Keep in mind also that “DBEs” actually come in a variety of forms, each with their own certification requirements. Minority Business Enterprises (MBEs) are minority-owned businesses interested in obtaining government-funded contracts. Women’s Business Enterprises (WBEs) are similar businesses owned by women. Full-fledged Disadvantaged Business Enterprises (DBEs) are businesses owned by “economically and socially disadvantaged” individuals, and are typically smaller businesses with annual revenues below a specific dollar amount set by each jurisdiction’s DBE regulations. Your jurisdiction might provide different minimum participation requirements depending on the type of DBE.
    
Good Faith Efforts. When DBE minimum participation requirements are applicable, general contractors working on that project must make “good faith” efforts to meet DBE goals. One of the foremost criticisms of DBE programs is that many (if not all) programs leave the term “good faith” undefined. But, generally speaking, “good faith” requires commercially reasonable business practices and actual effort on the part of the construction company to meet minimum participation goals. The list of Dos and Don’ts at the end of this article should prove useful in meeting your good faith goal.
    
Commercially Useful Function. Once retained on a construction project, the DBE must perform a “commercially useful function” before the general contractor can count that DBE toward its minimum participation goal. In most instances of DBE-related fraud, whether the DBE performed a “commercially useful function” quickly became the most important question.
    
A “commercially useful function” is often defined by applicable regulations. The United States Department of Transportation provides its own regulations and definitions, which are widely followed by state and local authorities. DOT regulations explain that a DBE performs a “commercially useful function” “when [the DBE] is responsible for execution of the work of the contract and is carrying out its responsibilities by actually performing, managing, and supervising the work involved.” Conversely, DOT regulations provide that a DBE does not perform a commercially useful function “if its role is limited to that of an extra participant in a transaction, contract or project through which funds are passed in order to obtain the appearance of DBE participation.”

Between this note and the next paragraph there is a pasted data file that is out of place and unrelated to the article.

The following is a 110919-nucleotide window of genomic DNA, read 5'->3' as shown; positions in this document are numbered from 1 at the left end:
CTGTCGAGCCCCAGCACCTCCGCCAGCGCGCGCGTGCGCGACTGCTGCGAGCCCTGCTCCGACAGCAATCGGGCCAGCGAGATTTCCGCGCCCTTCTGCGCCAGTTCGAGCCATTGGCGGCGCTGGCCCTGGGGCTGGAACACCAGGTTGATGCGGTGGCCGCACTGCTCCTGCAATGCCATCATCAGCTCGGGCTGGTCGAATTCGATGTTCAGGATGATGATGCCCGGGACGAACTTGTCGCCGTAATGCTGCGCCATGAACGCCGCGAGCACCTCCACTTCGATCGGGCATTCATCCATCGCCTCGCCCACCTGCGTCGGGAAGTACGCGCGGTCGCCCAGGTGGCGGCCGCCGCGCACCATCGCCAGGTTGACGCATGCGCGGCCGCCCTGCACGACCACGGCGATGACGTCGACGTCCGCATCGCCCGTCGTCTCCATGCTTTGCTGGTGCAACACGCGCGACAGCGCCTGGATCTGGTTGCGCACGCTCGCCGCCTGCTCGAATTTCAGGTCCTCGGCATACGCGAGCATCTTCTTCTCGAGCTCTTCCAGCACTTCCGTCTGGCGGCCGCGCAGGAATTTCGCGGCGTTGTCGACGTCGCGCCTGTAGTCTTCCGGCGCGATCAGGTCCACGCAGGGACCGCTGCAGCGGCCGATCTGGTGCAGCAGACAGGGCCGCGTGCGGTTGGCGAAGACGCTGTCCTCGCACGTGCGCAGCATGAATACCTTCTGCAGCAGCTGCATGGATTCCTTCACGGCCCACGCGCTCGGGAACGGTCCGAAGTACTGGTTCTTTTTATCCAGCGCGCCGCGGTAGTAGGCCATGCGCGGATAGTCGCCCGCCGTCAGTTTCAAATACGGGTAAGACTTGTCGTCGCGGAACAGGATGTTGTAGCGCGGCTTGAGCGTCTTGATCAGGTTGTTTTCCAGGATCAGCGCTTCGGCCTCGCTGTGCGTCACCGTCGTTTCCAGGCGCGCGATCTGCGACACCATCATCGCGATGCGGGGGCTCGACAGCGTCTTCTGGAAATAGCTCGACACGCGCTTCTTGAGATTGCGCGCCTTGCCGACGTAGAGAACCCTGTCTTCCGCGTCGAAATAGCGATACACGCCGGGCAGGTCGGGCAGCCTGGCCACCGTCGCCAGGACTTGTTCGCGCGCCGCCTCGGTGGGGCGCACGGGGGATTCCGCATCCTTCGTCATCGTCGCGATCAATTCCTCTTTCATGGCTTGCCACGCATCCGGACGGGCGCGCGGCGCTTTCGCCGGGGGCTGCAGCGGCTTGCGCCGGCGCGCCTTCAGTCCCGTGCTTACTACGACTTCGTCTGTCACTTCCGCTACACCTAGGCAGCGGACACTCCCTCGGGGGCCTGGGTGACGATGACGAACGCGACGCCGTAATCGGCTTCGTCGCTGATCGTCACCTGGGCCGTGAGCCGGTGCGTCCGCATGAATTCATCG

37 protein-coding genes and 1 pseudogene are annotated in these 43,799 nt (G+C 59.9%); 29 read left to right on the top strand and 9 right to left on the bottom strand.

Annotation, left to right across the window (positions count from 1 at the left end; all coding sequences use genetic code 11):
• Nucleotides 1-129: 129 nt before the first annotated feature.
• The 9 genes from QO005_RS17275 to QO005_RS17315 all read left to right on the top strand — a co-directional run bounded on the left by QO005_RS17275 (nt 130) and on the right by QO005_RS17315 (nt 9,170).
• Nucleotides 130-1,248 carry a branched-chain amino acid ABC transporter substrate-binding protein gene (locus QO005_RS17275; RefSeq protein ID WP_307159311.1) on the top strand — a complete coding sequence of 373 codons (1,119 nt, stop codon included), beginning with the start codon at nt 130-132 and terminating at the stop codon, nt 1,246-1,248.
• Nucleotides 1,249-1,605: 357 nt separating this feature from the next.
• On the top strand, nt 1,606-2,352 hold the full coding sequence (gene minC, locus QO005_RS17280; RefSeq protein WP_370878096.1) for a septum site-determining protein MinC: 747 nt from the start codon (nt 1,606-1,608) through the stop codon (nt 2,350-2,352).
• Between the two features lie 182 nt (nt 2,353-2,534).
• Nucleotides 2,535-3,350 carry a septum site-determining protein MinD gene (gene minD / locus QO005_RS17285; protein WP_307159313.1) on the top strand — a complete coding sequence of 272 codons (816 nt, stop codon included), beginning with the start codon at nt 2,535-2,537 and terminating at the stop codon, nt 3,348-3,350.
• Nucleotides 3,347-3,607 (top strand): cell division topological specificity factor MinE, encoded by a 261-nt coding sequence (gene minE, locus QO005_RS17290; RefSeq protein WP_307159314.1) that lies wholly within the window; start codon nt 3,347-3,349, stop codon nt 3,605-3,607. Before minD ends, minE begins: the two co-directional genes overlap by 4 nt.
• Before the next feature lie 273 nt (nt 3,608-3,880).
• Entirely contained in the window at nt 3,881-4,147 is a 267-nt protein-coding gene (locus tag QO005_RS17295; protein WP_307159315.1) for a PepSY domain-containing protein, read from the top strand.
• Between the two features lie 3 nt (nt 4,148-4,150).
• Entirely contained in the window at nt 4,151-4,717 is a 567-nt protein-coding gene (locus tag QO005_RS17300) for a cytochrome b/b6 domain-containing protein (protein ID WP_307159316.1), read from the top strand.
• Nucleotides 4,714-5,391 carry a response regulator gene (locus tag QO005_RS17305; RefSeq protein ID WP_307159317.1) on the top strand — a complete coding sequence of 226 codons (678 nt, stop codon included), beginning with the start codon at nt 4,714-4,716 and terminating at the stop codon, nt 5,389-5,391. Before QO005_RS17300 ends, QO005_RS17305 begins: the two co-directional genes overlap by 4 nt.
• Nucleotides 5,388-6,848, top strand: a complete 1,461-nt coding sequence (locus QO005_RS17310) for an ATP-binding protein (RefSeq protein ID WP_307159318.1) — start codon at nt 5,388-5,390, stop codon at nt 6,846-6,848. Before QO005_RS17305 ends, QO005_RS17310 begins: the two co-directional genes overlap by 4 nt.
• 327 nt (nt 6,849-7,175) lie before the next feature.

The DBE must have the labor, equipment, financial resources and expertise to perform the work itself. The DBE must also perform work with its own active workforce and have an active role in negotiating price and ordering materials. “Pass-through” DBEs are not allowed.
    
Specific Rules for Material Suppliers. For material suppliers, DOT regulations require the supplier to be responsible “for negotiating price, determining quality and quantity, ordering the material, and installing (where applicable) and paying for the material itself.”
    
Claiming DBE credit for DBE material suppliers requires a general contractor to evaluate the material supplier’s business and that DBE’s actual participation in the project. A GC seeking DBE credit must disclose whether the material supplier was a “regular dealer” or merely a “broker.”
    
A contractor who retains a “regular dealer” DBE material supplier can earn DBE credit equal to 60 percent of the value of the materials supplied to a project by that DBE. A “regular dealer” engages as its principal business, and under its own name, in the purchase, sale or lease of products of the same general character as those involved in the contract for which DBE credit being is sought. “Regular dealers” must maintain a store, warehouse or other establishment where materials are bought, stocked, sold or leased to the public in the regular course of business.